In a toy story worthy of Hollwood treatment, a group of teddy bears clashed with the combined forces of goodies and baddies from Star Wars, some heavy-hitting Transformers, He-Man, the Thundercats, a platoon of GI Joes, and martial arts experts the Teenage Mutant Ninja Turtles at an auction in the Cotswolds last week.
The Force was with Darth Vader and Luke Skywalker, as a collection of toys from the late 1970s to the 1990s sold for nearly £8,000 at Moore Allen & Innocent’s antique and general sale in Cirencester on Friday, March 16.
But the teddy bears – some of whom were around 100 years old – stood their ground, with one achieving the accolade of highest single lot price of the day, at £780.
Among the top lots was a box of miscellaneous items including guns, lightsabers and backpacks – just the sorts of things usually missing from play-worn examples of the collectables – which was snapped up for £340.
Meanwhile, two boxes, each containing 50 play-worn Star Wars figures were sold for £240 and £220 respectively, while a box of early Star Wars figures circa 1977-83 attracted a winning bid of £160.
Outside of the Star Wars universe, three boxes of various Transformers and Zoids model action figures made £240, and a collection of around 16,000 trading cards including Pokemon and Dragon Ball Z achieved £180.
And it was like the early 1990s all over again as games console makers Nintendo and Sega went to war, with a quantity of various Nintendo and Super Nintendo games, consoles, and controllers making £290, while a similar collection of Sega consoles – including Megadrives and Master Systems – with controllers and games realised £250.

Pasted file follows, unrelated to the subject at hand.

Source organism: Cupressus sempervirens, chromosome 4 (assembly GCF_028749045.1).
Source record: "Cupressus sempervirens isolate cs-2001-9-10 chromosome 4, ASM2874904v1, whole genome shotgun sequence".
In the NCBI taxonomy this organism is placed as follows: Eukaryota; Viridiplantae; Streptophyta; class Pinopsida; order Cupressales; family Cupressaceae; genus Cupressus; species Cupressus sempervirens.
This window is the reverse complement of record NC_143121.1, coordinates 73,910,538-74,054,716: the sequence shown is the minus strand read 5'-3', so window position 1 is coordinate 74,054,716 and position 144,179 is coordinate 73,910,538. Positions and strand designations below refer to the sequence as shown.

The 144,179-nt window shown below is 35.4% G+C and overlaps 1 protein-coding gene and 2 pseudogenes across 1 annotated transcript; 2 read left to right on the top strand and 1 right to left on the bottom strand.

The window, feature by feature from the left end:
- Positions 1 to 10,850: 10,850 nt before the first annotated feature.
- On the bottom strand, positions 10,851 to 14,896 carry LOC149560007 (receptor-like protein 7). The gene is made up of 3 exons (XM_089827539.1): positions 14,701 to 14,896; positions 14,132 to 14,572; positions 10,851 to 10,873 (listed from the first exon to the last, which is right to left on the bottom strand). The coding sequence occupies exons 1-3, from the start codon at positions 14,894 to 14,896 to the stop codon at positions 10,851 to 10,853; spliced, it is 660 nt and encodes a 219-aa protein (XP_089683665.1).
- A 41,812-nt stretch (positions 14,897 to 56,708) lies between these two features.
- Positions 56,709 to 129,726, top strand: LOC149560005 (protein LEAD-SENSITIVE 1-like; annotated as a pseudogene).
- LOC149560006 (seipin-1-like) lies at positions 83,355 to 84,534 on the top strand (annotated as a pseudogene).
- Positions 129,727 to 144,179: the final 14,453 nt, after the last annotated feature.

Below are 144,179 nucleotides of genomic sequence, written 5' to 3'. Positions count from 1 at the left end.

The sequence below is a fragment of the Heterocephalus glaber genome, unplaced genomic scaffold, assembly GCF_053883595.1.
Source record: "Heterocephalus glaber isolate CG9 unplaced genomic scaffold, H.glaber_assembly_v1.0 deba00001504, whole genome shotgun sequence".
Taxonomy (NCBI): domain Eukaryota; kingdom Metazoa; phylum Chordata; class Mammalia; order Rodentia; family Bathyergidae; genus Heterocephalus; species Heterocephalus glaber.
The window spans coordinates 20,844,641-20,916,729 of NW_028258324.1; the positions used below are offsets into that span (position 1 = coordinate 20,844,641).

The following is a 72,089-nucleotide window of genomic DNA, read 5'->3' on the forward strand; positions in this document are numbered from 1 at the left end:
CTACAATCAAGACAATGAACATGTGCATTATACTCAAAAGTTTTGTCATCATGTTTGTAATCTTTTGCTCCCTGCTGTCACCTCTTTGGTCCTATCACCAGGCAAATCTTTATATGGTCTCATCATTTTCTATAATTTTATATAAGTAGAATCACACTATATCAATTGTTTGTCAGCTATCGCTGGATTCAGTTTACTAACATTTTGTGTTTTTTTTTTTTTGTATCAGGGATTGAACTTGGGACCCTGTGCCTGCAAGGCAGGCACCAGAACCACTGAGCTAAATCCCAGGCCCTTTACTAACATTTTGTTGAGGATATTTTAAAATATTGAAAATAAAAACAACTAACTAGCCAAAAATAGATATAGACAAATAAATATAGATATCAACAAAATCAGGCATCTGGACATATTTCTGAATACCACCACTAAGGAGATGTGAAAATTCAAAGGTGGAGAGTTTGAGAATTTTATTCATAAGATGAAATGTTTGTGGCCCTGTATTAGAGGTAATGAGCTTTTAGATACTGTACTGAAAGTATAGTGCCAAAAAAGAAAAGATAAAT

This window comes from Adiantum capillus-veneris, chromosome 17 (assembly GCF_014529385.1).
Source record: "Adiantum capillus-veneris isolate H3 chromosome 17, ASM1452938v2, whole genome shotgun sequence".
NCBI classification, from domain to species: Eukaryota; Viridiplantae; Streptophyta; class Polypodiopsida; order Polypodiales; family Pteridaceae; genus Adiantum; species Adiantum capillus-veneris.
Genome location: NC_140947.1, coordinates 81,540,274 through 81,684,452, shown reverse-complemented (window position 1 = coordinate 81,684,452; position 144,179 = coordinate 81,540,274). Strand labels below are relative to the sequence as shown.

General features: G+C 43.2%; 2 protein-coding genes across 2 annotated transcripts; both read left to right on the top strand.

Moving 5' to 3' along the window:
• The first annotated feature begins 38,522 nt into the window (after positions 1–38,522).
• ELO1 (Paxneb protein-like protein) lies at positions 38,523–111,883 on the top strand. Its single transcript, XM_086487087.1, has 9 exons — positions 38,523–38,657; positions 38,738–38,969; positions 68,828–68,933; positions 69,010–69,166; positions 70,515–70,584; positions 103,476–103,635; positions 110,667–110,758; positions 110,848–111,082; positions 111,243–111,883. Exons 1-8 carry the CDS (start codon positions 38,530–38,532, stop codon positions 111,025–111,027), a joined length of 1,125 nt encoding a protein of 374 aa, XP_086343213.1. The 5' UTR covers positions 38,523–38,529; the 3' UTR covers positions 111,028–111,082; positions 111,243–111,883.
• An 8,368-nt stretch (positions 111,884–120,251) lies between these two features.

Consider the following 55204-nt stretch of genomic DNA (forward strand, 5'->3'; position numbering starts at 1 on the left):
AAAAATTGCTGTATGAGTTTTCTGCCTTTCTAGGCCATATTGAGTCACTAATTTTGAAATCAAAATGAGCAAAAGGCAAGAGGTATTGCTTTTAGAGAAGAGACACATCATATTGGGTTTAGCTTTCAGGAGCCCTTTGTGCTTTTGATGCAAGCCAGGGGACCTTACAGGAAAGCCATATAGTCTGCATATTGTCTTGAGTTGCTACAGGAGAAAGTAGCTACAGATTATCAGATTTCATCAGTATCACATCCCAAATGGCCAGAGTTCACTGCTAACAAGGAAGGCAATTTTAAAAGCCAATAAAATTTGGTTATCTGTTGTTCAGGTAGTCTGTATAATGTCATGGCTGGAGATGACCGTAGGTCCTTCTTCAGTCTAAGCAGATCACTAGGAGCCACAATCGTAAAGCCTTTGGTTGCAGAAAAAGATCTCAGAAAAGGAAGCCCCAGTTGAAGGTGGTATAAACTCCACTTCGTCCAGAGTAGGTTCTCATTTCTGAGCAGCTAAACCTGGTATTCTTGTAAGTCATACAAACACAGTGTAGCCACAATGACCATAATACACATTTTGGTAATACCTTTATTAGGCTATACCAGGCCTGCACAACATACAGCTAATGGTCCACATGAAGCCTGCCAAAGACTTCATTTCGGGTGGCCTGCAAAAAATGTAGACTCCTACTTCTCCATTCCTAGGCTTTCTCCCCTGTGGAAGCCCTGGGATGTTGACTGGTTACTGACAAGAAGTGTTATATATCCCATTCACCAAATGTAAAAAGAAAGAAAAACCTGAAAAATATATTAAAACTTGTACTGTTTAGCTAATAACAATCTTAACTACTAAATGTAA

His comrades in arms included an early 20th century mohair bear together with a mid 20th century mohair bear, who achieved £70, a vintage wood filled teddy, who sold for £20, and a Norah Wellings type cloth doll of a child in a sailor dress, who made £45.
Away from the play room, a collection of vinyl LPs – including albums by Queen, Deep Purple, Led Zeppelin and The Beatles – did well, achieving £440.
Auctioneer Philip Allwood later commented that it was the rarer prog and heavy rock LPs – originally pressed in much smaller quantities than the well-known albums – that were driving high prices as middle-aged music-lovers with disposable incomes sought to build their collections.
And gold discs of another kind were also achieving good hammer prices – sovereigns dated 1896, 1912 and 1887 sold for £290, £270 and £270 respectively.
Those prices are being seen by the auctioneers as a good omen for a collection of 14 South African Krugerrands, which will be sold at the Selected Sale on Friday, May 25. Each of the 14 coins weighs just over an ounce of 22ct gold – making them a sound investment as gold prices continue to rise.